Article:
Does Counseling Batterers Work? Here’s What My Own Story Reveals

My thirteen-year-old son Joe had been yelling at me for nearly 90 minutes when I snapped. The nightmarish feeling he had turned into his sometimes-terrifying father drove me over the edge.

When he kicked a hole in the kitchen wall I lost it: “Get in the car! You’re going to live with your dad!” Joe towers over me and outweighs me by 20 pounds. For a moment I was afraid.

In an instant, his face crumbled. For a moment I saw my baby behind the tough guy. But I could not go back there. I could not go back to the place where love allows the unacceptable to continue.


The inter-generational nature of domestic violence is played out around treatment center tables, in church basements, in high school multi-purpose rooms every single day in every imaginable support group.

What works? How do we reclaim our behaviors from a family dynamic where rage is a tool–even after the abuser is gone? 

A July 31st press release from the University of Houston touched a raw nerve. The study claimed to “change perpetrators’ psychological abuse during arguments rather than addressing his sexist beliefs”.

According to the researcher, Julia Babcock, “There is a lot of research that studies the victim of intimate partner violence, but not the perpetrator. The predominant model for… intervention is based on what was gleaned from women in battered women shelters and focuses on men’s patriarchal attitudes about power and control.”


Where are these fictitious feminist support groups who view domestic violence through the lens of patriachy? On the edges of Washington, D.C. at the House of Ruth Maryland–one of the country’s oldest and largest domestic violence shelters–we don’t talk about gender politics. 

The women in my group force us to recognize our own patterns–-even when it feels impossible. A typical session includes encouragement like “girl you don’t have to TAKE that!” “Next time he says that you call me.” “I’ll watch your kids while you go to court.”

But, most of all, our peers force us to look the beast in the eye and name it.

“What do you mean, your story isn’t as bad as hers? A month ago you said that man grabbed you by the neck!”

Without this strong team behind us, we simply cannot untangle the truth from the desire to keep our families intact and the love we hold for our still beloved husbands. We cannot overcome the gaslighting–our own desire to believe this is somehow our fault, and therefore fixable. We have to completely change our thinking, to re-program family dynamics encoded in the DNA of multiple generations.

The only feminist concept that resonates around these tables is that abuse is NOT okay, something that was unthinkable only a few decades ago.


When we got to my ex’s house, we knew we were in trouble. Roy leaned into Joe’s car window, his muscled upper body filling the small space. Joe glanced at me, terrified. I swallowed, wondering what I’d gotten us into.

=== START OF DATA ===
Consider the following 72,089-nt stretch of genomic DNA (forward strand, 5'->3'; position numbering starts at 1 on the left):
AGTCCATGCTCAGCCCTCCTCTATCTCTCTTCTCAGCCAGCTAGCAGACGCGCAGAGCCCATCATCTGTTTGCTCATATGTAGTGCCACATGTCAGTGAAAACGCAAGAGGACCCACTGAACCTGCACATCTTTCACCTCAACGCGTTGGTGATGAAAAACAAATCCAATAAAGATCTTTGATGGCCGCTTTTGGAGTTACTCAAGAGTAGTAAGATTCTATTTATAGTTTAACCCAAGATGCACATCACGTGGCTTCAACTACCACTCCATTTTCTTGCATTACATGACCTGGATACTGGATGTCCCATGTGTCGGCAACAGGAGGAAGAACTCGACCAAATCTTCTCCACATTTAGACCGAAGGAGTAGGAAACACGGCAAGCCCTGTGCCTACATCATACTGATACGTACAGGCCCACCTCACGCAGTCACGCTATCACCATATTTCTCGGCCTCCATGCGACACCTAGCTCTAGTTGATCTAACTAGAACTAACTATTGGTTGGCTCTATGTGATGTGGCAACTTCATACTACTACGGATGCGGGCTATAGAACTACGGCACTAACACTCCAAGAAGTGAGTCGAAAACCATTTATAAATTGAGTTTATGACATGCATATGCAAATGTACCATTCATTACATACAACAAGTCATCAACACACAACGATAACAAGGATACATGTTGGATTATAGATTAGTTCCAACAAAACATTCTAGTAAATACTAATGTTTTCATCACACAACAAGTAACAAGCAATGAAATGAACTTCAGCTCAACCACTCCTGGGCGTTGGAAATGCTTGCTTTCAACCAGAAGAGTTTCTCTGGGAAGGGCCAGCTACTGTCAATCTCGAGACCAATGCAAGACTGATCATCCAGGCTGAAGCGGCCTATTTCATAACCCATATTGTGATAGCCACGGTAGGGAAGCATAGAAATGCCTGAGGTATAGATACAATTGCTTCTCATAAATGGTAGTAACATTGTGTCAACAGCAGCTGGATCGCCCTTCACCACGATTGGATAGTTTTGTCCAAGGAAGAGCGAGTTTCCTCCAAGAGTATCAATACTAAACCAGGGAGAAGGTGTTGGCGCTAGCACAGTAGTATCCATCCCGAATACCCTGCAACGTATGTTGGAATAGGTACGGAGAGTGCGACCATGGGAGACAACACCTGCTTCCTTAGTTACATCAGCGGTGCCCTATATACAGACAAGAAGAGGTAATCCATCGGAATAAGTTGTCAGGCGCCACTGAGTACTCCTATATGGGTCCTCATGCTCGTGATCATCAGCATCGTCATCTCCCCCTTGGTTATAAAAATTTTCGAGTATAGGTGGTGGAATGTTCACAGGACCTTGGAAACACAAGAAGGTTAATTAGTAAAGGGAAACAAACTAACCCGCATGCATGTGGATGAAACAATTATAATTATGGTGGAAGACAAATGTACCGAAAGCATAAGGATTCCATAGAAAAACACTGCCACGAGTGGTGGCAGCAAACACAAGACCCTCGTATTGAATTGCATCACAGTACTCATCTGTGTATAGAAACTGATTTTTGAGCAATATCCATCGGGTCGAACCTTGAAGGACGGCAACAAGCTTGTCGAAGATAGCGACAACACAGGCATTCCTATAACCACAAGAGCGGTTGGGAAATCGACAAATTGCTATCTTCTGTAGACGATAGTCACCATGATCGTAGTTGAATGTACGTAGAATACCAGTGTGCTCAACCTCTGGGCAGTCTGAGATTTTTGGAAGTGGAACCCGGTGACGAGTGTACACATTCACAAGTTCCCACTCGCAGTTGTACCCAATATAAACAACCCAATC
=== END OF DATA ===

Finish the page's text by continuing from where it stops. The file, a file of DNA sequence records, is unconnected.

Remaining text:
The University of Houston therapist says her work seeks to “change how the communication goes during an argument with the batterer and his partner. The findings indicated the batterers could learn communications skills and when they applied them in an argument with their female partners, the argument improved and the participants felt better about the argument and more understood.”

“Yes, communication skills are important,” says Elissa Levine, who runs the House of Ruth counseling program.  She understands the point and she stresses: “But abuse is much deeper rooted in personality, and indicates great pain and insecurity that takes years, with participants willing to work hard, to overcome.”


My ex became a drill sargeant  – “Joe!  You are NEVER to speak to your mother like that again! When I was your age I got kicked out of my mother’s house for hitting her. And it started just like this–thinking I could say anything I wanted to. Well, you can’t. She’s your mother. And I DEMAND that you respect her!”

Roy’s face relaxed for a moment, and love for our son flooded his features. His voice softened, and he clapped Joe on the shoulder. “You’re better than this, man,” he said.

Joe looked at his father the way he looks at his baseball coaches, the way a dog looks at his master. More than anything, a boy needs his father to teach him what a man is.

Roy had been through nearly fifteen years of drug treatment and anger management and just about everything in between. A man constantly filled with anger and resentment whose takeaway from court-ordered treatment was initially “baby–you should HEAR the shit these men do to their wives–you don’t have it bad at all.”